But to better understand these comorbidities, it’s vital to first understand ADHD. Short for attention deficit hyperactivity disorder, ADHD affects 1 in 20 Aussies, and contrary to popular belief, this condition doesn’t only affect children – more than 3 quarters of kids diagnosed with ADHD will continue to experience symptoms as adults. It’s categorised by the following groups of symptoms, and can include mostly one group or a combination of them:
- Inattentive: This includes have difficulty focusing on things and seeing tasks through to their end point, along with avoiding tasks that require prolonged attention. Forgetfulness and difficulty managing time are also common symptoms.
- Hyperactive and impulsive: Hyperactivity is more common in kids and usually involves restlessness, fidgeting and disrupting others. Impulsive symptoms can include interrupting and talking over others, along with taking others’ things without permission.
The US Centre for Disease Control found that while boys are more likely to be diagnosed with ADHD than girls, it’s not because boys are more susceptible, but because girls are so consistently underdiagnosed. One such reason for this centres around the differing ADHD presentations, while boys more often present with hyperactive and impulsive symptoms like fidgeting, restlessness and displays of mood swings, girls will frequently have more inattentive symptoms like struggles with concentration and time management.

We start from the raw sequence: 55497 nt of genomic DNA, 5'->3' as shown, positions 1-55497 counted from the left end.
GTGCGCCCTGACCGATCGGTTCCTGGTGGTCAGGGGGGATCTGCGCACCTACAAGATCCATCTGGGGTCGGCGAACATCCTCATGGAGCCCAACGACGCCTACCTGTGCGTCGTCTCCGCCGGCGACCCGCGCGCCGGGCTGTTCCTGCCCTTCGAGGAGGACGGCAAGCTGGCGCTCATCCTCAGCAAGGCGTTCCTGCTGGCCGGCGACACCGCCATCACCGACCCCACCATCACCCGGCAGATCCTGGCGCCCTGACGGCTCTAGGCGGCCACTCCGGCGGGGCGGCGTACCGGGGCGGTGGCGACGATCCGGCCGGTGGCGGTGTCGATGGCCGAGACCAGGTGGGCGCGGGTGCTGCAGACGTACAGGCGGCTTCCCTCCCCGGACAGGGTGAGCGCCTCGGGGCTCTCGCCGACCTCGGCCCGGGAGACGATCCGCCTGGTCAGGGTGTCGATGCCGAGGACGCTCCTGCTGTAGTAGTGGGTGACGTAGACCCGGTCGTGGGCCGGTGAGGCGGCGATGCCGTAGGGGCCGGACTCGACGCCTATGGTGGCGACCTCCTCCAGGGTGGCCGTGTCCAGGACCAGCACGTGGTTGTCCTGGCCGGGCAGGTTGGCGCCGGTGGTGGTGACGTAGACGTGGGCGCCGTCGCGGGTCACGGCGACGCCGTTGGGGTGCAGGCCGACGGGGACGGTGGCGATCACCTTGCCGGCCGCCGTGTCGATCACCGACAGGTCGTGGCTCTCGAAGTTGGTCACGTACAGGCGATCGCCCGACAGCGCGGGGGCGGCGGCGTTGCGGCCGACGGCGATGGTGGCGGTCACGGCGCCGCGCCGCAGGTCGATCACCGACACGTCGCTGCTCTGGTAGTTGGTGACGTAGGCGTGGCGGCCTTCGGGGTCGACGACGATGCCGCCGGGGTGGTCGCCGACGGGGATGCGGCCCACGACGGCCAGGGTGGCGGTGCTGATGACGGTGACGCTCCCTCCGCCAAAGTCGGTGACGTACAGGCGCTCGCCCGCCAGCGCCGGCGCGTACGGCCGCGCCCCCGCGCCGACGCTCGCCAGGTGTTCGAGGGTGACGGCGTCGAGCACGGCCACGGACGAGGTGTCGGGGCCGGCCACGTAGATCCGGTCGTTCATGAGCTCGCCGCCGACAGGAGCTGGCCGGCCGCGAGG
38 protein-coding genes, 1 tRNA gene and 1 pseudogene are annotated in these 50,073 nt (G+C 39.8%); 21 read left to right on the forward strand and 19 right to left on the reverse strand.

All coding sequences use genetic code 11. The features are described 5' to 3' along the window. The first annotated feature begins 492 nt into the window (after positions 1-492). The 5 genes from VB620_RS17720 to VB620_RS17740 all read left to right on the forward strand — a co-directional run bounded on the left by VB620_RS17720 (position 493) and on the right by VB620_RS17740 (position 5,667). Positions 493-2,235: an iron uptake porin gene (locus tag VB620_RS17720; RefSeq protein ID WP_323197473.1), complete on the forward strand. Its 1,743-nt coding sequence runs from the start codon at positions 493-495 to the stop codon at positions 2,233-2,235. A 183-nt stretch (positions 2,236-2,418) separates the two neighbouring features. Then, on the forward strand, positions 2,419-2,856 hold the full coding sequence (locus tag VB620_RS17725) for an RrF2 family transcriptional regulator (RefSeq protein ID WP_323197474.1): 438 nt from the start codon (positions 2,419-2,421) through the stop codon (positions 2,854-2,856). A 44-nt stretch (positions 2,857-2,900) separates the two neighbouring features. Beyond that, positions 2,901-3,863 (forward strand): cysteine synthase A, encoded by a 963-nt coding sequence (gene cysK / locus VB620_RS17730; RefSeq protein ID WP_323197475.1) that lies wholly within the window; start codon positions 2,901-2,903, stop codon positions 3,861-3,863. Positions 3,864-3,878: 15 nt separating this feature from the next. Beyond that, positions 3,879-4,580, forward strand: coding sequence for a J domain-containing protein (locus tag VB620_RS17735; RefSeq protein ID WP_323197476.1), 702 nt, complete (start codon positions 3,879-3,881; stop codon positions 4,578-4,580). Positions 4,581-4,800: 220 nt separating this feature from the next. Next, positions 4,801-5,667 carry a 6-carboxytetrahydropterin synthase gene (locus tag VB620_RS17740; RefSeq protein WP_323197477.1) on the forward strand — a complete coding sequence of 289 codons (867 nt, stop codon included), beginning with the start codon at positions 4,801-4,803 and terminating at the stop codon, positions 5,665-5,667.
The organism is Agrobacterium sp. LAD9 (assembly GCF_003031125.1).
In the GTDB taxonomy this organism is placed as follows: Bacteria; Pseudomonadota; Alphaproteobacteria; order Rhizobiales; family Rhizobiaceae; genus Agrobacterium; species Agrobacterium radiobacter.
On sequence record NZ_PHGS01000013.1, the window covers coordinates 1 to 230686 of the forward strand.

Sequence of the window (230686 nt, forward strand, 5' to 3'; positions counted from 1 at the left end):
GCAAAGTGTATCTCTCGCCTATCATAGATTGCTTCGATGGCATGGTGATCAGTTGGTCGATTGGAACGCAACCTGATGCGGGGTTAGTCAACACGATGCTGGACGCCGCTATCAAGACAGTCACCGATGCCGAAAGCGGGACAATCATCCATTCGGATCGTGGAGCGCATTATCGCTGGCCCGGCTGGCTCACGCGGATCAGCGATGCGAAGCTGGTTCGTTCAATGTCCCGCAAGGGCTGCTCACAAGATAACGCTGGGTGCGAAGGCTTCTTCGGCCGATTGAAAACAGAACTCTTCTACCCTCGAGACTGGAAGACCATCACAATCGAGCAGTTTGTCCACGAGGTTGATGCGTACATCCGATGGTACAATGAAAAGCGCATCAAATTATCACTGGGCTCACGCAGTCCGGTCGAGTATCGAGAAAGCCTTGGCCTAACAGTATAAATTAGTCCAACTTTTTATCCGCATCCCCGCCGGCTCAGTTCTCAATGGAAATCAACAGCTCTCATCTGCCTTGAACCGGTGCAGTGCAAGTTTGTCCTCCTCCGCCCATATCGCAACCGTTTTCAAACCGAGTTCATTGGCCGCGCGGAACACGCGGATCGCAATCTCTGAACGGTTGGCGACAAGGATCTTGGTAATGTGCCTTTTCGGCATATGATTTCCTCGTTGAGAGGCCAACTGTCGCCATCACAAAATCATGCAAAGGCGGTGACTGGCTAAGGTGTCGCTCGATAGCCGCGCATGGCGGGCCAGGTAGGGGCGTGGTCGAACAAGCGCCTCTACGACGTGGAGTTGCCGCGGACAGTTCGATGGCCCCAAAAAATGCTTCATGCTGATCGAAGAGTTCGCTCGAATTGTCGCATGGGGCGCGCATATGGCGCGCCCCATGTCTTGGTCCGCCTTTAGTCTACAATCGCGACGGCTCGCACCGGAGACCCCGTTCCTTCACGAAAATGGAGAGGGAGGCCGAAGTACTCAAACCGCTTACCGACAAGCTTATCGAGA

Now let’s fast-forward a few years to when Sam met her husband – she still hadn’t found any answers and was struggling with feeling different.
“I really wanted to pretend that part of me didn’t exist because I didn’t want to ruin his life like I felt I’d ruined everyone else’s lives with my eating disorder,” Sam shares. “I got to the point where I asked myself so many times why could I not think normally and what was normal? Why could I not stop and why was it that when I kept seeing all these doctors it never felt like we were getting to a point of anything?”
After marrying and having her first son, Sam only became more overwhelmed by her symptoms – but she still didn’t have answers as to why.